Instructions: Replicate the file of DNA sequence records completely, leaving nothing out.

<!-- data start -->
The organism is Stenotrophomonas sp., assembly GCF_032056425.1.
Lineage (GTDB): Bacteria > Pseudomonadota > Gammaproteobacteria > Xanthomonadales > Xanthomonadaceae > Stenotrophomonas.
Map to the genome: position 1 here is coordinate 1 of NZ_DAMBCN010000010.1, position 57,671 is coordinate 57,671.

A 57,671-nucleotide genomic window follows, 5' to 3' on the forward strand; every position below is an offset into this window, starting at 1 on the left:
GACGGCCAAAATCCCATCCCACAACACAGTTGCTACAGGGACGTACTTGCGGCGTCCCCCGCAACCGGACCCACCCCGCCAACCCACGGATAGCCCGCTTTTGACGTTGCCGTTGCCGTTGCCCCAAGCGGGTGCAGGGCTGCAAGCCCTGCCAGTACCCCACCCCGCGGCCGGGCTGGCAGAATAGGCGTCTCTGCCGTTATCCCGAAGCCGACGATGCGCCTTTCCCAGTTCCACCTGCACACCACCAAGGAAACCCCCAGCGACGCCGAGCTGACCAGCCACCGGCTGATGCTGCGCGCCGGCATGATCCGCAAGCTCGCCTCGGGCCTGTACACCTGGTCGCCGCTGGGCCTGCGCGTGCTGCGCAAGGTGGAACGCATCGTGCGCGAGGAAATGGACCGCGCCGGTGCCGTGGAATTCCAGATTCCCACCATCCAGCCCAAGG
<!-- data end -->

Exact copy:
The organism is Stenotrophomonas sp., assembly GCF_032056425.1.
Lineage (GTDB): Bacteria > Pseudomonadota > Gammaproteobacteria > Xanthomonadales > Xanthomonadaceae > Stenotrophomonas.
Map to the genome: position 1 here is coordinate 1 of NZ_DAMBCN010000010.1, position 57,671 is coordinate 57,671.

A 57,671-nucleotide genomic window follows, 5' to 3' on the forward strand; every position below is an offset into this window, starting at 1 on the left:
GACGGCCAAAATCCCATCCCACAACACAGTTGCTACAGGGACGTACTTGCGGCGTCCCCCGCAACCGGACCCACCCCGCCAACCCACGGATAGCCCGCTTTTGACGTTGCCGTTGCCGTTGCCCCAAGCGGGTGCAGGGCTGCAAGCCCTGCCAGTACCCCACCCCGCGGCCGGGCTGGCAGAATAGGCGTCTCTGCCGTTATCCCGAAGCCGACGATGCGCCTTTCCCAGTTCCACCTGCACACCACCAAGGAAACCCCCAGCGACGCCGAGCTGACCAGCCACCGGCTGATGCTGCGCGCCGGCATGATCCGCAAGCTCGCCTCGGGCCTGTACACCTGGTCGCCGCTGGGCCTGCGCGTGCTGCGCAAGGTGGAACGCATCGTGCGCGAGGAAATGGACCGCGCCGGTGCCGTGGAATTCCAGATTCCCACCATCCAGCCCAAGG